To the editor:
As I sat here, getting ready to eat my breakfast, I picked up the Clayton News Daily, which I read almost every day. I saw where JCPenny is closing down in the mall, and that saddens me. To see another business closing within our county.
Then, I saw Tina Dupuy's column. I admire her writing skills, and I sometimes agree with her articles, but not always in their entirety. She's a very opinionated woman and stands her ground. I truly admire this about her.
She sticks to her guns on any matter she writes about. She is a very talented lady. A class act. But today, I totally do not agree with her.
The reason I disagree is because I have seen the full effects of the Canadian health-care system, and she's way off base with her facts. I am, in no way, going to stop reading Tina's articles, for they do inspire me and give me a different insight on how we think.
But, let me inform her about the Canadian health-care program. I understand she watched a TV show to get her input on this matter. But don't always believe what you see, is my motto –– get the facts. She was right on her first fact, that Canadians don't pay for healthcare. This is true. But what she did not see, or failed to understand, Canadians pay 2 to 3 times more for their products than we do.
This is how they cover their health-care program. Yes, they might not be paying straight out of their pocket for this privilege, but they do pay dearly when they go to the store to buy household goods. This is a fact. All of their products are priced and taxed to cover this free program, and it costs them out-of-pocket way more than our healthcare does.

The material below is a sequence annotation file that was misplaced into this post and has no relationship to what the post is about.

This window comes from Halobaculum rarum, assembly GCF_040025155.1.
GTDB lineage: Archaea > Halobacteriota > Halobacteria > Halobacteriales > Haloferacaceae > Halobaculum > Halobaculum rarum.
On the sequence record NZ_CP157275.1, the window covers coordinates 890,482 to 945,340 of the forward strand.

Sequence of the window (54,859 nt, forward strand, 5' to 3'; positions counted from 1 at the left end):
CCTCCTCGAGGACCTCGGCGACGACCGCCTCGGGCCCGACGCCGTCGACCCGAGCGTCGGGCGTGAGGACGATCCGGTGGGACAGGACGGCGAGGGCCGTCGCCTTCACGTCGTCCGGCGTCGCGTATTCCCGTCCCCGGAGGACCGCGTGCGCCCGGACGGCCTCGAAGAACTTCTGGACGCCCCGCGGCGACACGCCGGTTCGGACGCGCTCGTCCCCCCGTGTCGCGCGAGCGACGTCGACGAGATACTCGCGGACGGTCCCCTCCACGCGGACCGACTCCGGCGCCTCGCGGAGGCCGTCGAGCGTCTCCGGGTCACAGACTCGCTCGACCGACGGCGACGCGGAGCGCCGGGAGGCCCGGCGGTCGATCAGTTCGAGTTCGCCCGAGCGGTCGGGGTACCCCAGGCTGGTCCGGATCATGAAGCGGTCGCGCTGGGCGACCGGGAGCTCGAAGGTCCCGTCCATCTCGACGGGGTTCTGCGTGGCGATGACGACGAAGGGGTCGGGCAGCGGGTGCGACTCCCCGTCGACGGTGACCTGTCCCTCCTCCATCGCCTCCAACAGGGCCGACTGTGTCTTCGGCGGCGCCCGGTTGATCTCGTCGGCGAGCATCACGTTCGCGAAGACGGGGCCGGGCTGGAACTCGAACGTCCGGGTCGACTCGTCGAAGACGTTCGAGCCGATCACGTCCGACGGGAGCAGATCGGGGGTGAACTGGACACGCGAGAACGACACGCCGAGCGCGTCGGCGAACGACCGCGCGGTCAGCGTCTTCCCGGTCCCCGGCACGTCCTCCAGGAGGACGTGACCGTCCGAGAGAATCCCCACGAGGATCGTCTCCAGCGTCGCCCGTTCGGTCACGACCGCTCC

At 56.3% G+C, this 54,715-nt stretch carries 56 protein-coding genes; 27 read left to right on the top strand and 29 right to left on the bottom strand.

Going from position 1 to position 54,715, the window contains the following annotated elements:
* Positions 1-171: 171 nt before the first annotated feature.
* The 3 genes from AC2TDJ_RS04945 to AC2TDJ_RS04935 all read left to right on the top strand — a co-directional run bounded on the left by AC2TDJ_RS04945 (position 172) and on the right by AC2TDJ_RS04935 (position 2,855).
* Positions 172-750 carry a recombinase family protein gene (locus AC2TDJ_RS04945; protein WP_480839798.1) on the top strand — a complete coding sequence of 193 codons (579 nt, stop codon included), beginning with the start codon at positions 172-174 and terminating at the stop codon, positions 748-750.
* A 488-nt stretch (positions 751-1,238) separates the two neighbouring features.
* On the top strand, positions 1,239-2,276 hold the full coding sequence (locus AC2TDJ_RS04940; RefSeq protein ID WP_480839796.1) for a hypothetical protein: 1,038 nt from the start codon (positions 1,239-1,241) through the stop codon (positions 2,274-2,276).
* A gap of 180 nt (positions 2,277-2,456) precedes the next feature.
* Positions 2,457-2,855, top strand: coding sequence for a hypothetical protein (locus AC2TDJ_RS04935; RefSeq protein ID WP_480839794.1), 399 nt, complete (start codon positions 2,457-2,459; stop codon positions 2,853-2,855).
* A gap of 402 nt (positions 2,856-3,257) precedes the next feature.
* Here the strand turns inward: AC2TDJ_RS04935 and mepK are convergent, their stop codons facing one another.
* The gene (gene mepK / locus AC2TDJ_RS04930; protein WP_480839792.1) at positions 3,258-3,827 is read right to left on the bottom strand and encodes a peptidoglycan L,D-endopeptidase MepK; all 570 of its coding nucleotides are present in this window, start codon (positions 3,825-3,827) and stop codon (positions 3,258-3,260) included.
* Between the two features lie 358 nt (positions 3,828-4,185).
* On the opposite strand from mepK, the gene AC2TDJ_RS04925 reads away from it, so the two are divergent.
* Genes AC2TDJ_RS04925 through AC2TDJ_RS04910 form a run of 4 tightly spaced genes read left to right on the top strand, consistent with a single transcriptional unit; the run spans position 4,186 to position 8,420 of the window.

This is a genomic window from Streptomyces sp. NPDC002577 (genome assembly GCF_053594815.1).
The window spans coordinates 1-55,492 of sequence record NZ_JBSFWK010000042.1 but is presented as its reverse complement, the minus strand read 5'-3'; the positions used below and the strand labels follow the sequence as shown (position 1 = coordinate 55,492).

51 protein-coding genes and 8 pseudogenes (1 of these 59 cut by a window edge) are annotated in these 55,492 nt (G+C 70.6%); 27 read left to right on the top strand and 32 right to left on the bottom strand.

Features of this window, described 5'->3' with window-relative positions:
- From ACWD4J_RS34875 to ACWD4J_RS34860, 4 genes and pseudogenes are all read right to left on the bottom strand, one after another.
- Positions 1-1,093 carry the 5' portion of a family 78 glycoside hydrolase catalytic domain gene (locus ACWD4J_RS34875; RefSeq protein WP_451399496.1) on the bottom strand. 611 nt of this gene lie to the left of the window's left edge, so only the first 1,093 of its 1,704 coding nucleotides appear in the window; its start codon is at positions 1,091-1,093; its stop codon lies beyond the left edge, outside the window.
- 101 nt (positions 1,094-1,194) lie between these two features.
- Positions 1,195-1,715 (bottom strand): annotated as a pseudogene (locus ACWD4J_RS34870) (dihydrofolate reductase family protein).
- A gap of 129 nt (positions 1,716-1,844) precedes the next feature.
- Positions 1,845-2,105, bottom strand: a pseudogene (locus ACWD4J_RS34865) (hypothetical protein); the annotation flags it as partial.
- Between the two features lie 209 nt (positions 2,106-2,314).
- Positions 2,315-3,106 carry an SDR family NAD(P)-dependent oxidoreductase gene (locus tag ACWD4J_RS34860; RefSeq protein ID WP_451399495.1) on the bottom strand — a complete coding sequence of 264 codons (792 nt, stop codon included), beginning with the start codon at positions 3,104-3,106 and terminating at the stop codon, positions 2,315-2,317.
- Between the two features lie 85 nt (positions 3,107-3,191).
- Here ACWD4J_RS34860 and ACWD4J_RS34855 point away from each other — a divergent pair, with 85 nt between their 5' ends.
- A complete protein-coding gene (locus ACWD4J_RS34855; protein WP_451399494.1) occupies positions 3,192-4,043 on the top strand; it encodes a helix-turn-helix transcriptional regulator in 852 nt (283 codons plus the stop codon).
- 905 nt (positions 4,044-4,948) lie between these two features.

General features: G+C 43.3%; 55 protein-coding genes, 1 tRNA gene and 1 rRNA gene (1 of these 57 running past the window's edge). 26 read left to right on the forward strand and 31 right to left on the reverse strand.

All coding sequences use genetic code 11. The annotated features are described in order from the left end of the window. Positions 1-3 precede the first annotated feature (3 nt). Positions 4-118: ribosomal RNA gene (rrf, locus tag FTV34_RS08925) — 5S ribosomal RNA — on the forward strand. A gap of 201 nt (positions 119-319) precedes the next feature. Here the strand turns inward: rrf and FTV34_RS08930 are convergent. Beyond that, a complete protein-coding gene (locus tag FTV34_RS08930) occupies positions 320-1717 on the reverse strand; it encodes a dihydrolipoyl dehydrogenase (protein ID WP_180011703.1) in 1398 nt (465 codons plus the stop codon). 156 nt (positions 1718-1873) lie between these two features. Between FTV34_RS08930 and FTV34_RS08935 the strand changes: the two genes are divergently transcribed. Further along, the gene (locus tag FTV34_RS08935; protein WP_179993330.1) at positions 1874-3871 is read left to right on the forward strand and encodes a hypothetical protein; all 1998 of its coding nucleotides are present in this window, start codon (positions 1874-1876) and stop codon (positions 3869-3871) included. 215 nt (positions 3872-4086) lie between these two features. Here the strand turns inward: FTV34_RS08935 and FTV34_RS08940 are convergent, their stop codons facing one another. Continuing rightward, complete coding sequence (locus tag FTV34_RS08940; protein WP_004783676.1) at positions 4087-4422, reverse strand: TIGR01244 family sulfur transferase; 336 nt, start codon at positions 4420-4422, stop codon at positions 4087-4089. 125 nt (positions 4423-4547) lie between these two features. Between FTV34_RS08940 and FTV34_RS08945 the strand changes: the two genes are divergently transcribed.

Second, if you're a Canadian and you have a life-threatening situation –– let's say you might have cancer of the liver, for example –– well, you have to sign up on a list to be seen after you have been diagnosed with said health issue.
Then, it's up to the government when you can be treated or just seen any further for said medical problems. So, three or four months (or longer, in most cases) might roll before you hear anything.
So, you turn to the alternative, which is to cross the border into the U.S. and seek immediate care, for you don't have long before you could die. This is a fact. It happens every day.
Now, who is responsible for said healthcare here in the U.S.? Our system tends to their needs immediately, and in most cases, the system is not refunded the medical expenses of the Canadian citizen.
We, in fact, absorb the cost. So I think, now Tina, who has the better health-care system? If she still thinks the Canadians do, I urge her to go there and see how it works.
When someone she knows has a life-threatening situation going on, I can bet they will run back to the U.S. to get their treatment. These are just the facts, about the difference between ours and theirs. There is no comparison, and ours is still cheaper.
JOHN TEMPLEMAN Jonesboro